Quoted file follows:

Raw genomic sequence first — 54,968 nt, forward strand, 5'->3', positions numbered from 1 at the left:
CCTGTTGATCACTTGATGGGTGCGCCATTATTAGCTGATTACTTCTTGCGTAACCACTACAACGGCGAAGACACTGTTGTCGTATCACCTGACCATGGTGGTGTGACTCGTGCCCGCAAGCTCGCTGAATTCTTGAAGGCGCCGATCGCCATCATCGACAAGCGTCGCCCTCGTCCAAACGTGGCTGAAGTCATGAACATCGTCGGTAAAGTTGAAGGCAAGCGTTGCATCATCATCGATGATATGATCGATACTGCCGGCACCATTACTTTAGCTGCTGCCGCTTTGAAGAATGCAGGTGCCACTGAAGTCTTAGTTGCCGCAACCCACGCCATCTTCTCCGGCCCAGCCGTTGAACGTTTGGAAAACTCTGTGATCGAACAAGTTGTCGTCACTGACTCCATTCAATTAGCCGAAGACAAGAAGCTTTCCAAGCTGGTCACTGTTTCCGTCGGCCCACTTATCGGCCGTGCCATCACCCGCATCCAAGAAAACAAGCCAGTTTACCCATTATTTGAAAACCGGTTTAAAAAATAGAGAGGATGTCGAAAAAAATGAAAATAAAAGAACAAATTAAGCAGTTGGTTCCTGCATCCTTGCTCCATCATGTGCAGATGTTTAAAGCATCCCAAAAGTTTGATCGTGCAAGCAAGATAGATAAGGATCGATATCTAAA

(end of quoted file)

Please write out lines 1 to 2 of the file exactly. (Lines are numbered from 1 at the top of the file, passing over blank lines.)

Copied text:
Raw genomic sequence first — 54,968 nt, forward strand, 5'->3', positions numbered from 1 at the left:
CCTGTTGATCACTTGATGGGTGCGCCATTATTAGCTGATTACTTCTTGCGTAACCACTACAACGGCGAAGACACTGTTGTCGTATCACCTGACCATGGTGGTGTGACTCGTGCCCGCAAGCTCGCTGAATTCTTGAAGGCGCCGATCGCCATCATCGACAAGCGTCGCCCTCGTCCAAACGTGGCTGAAGTCATGAACATCGTCGGTAAAGTTGAAGGCAAGCGTTGCATCATCATCGATGATATGATCGATACTGCCGGCACCATTACTTTAGCTGCTGCCGCTTTGAAGAATGCAGGTGCCACTGAAGTCTTAGTTGCCGCAACCCACGCCATCTTCTCCGGCCCAGCCGTTGAACGTTTGGAAAACTCTGTGATCGAACAAGTTGTCGTCACTGACTCCATTCAATTAGCCGAAGACAAGAAGCTTTCCAAGCTGGTCACTGTTTCCGTCGGCCCACTTATCGGCCGTGCCATCACCCGCATCCAAGAAAACAAGCCAGTTTACCCATTATTTGAAAACCGGTTTAAAAAATAGAGAGGATGTCGAAAAAAATGAAAATAAAAGAACAAATTAAGCAGTTGGTTCCTGCATCCTTGCTCCATCATGTGCAGATGTTTAAAGCATCCCAAAAGTTTGATCGTGCAAGCAAGATAGATAAGGATCGATATCTAAA